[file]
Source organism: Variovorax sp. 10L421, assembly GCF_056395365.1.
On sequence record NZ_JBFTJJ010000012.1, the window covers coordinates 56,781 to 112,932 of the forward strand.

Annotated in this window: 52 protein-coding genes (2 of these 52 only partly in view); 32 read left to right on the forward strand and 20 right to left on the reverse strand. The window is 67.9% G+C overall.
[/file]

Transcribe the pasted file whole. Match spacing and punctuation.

Source organism: Variovorax sp. 10L421, assembly GCF_056395365.1.
On sequence record NZ_JBFTJJ010000012.1, the window covers coordinates 56,781 to 112,932 of the forward strand.

Annotated in this window: 52 protein-coding genes (2 of these 52 only partly in view); 32 read left to right on the forward strand and 20 right to left on the reverse strand. The window is 67.9% G+C overall.